Monday, March 10, 2014

IW: March: Dangerously Irrelevant - Technology, Leadership and the Future of Schools

Dangerously Irrelevant is a popular Technology, Leadership and Schools blog written by Scott McLeod.

He does not have a subtle writing technique.  LPS does not support his views necessarily, but thought that he had some topics that may be interesting to read and respond to.

1. Choose one of his posts from the last 12 months and respond to it.
   a. What was the article title and short summary
   b. What are your thoughts about the topic?

Blog Site:

Examples of recent posts from his blog: 

Picking right answers from a set of prescribed alternatives that trivialize complexity and ambiguity


  1. I think the best thing that was said when introducing Mr. McLeod was “he does not have a subtle writing technique.” That point is proved even in the titles of his posts. I chose to read the post “The Digital Equity Concerns of ‘Good Enough.’” This post discussed the idea of is 90% adequate or enough- “The kids coming from low SES are the farthest behind. To give them something that is already hobbled is insulting. Here kid, you are behind already, here is something that will make you farther behind, But be glad, because you can do 90%!” Technology we use shouldn’t be adequate, would we ourselves be ok using adequate tech - if not, why would we be ok with it for our kids.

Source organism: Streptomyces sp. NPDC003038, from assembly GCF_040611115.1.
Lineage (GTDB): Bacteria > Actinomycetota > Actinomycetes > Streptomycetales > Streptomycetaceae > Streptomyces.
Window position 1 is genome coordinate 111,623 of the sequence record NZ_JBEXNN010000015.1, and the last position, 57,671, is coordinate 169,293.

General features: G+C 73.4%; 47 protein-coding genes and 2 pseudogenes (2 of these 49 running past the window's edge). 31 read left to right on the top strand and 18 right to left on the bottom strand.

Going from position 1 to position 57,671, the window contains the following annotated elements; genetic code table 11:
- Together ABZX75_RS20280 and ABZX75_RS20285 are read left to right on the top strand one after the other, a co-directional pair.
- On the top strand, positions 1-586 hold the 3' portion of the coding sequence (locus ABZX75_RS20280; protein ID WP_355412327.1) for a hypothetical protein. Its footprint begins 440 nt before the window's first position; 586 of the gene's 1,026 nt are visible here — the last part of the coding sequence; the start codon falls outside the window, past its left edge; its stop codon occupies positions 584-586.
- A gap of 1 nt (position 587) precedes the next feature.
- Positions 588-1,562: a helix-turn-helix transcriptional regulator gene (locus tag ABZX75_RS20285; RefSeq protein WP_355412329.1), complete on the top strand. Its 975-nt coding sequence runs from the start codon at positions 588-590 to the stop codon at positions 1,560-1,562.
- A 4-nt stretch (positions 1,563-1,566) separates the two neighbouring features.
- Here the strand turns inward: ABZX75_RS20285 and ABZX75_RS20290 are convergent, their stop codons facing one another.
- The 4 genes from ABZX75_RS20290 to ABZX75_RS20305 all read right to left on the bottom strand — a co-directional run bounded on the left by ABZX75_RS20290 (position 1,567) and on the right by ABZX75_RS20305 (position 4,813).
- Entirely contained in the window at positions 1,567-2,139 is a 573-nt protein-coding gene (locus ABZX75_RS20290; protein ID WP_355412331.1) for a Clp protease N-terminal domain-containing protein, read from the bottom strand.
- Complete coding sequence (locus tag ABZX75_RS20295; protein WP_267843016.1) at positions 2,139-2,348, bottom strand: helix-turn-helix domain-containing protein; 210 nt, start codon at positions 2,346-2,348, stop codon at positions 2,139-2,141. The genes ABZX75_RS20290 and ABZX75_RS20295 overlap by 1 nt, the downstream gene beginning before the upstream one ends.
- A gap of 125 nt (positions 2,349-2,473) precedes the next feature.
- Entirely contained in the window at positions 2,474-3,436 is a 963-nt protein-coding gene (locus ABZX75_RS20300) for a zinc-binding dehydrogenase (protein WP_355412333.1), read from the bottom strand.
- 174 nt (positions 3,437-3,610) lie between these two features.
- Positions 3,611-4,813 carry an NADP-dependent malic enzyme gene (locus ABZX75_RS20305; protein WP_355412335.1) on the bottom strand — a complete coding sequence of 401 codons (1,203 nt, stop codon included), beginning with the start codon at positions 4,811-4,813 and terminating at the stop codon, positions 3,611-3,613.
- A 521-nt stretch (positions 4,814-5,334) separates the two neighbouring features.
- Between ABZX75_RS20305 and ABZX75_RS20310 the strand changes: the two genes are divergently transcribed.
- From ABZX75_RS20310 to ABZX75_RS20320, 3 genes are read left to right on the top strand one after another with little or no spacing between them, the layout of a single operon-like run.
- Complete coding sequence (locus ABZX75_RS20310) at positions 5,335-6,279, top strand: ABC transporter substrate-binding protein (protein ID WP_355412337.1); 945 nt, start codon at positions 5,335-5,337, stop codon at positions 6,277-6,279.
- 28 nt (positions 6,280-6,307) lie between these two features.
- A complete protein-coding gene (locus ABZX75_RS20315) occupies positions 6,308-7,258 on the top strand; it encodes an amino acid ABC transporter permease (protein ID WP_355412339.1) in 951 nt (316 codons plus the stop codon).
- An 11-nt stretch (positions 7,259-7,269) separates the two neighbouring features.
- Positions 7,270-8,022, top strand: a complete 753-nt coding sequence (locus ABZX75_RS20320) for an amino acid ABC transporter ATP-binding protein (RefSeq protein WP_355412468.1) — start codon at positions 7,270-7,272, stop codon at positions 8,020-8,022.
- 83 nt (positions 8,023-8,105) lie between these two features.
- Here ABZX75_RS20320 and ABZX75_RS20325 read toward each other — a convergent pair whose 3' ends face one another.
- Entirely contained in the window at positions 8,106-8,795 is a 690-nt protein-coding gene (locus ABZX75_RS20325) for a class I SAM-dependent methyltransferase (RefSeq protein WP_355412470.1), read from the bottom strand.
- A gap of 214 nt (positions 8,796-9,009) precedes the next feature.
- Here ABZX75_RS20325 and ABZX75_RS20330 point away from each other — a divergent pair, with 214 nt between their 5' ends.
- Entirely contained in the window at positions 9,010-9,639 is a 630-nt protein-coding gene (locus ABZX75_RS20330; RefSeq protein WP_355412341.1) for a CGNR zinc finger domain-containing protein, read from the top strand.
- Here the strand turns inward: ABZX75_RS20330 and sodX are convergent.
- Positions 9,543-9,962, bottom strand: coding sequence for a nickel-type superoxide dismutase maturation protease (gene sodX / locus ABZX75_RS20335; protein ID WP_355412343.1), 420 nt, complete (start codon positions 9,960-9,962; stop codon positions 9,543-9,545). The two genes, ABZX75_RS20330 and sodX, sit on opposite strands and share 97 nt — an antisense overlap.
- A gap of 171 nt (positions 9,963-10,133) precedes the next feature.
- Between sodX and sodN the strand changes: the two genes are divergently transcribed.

I agree that there is a huge gap in technology resources for lower socio-economic schools and districts - this is unacceptable if we are trying to get all kids to be 21st century learners and have the same opportunities in their education. The most interesting read for me was not the post itself but the discussion that followed. People get very heated in their responses to Scott and others who have posted. I think what people are failing to recognize is that as educators we all want the same thing - student success and student access. While 90% is never ideal in any case, it is better than nothing when used in an effective way. We are blessed to be 1:1 in our grade level, but I know many are still striving for this kind of access. I use what I have to the best of my abilities, it is a normal staple in our classroom, and it expands our horizons everyday in my classroom. Do I feel like my kids are suffering because all we have is a EEE or Chromebook? Absolutely not! Would I love more technology and access for my students? Absolutely! We can’t all have everything we want right now, but we can use what we have to the best of our abilities while still striving to provide our students with the best, most well rounded education possible. As always it isn’t about who has the best tools in education, it is about who uses the tools they have more effectively. Many of these people speak to a ‘perfect world’ where we all have equal access and that just isn’t our current reality. I love that our district and the colleagues we work with are always striving to better themselves and their students in their current situation/reality. We all want more, we work towards having more, but we don’t let less access or fewer tools stop us - that to me is impressive and a great role model for our students.
    I like reading Scott’s work because it challenges my thinking, even if some of his posts make my blood boil up a bit. There are always going to be extremes on any side of an issue - that is real life. My only wish is that real life looked more like our cohort group in Inspired Writing, a chance for colleagues to collaborate, share, problem solve, and push ourselves in determining what ‘best practice’ looks like in our current state.

  2. Monday, March 17, 2014

    Article Read: No Wonder Nobody Wants to Come

    By: Ira Socol